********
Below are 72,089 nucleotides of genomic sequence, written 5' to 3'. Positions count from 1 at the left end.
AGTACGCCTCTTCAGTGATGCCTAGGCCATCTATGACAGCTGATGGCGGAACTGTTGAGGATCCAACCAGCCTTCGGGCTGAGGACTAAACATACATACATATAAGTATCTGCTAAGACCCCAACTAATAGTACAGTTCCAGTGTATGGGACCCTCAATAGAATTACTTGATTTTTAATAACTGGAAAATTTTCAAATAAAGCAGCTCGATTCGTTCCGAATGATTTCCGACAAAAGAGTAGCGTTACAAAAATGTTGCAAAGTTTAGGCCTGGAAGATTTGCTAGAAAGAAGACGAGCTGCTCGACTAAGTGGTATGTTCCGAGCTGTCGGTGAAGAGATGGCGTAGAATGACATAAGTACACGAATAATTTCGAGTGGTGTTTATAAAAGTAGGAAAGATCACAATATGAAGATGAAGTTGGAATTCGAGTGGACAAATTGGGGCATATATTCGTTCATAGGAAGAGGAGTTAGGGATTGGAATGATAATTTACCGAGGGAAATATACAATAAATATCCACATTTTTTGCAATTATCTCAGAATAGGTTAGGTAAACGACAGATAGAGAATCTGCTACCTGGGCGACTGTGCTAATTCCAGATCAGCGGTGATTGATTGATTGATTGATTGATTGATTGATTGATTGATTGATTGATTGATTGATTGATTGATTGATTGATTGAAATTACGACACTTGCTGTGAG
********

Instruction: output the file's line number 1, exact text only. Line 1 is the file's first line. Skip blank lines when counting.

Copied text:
Below are 72,089 nucleotides of genomic sequence, written 5' to 3'. Positions count from 1 at the left end.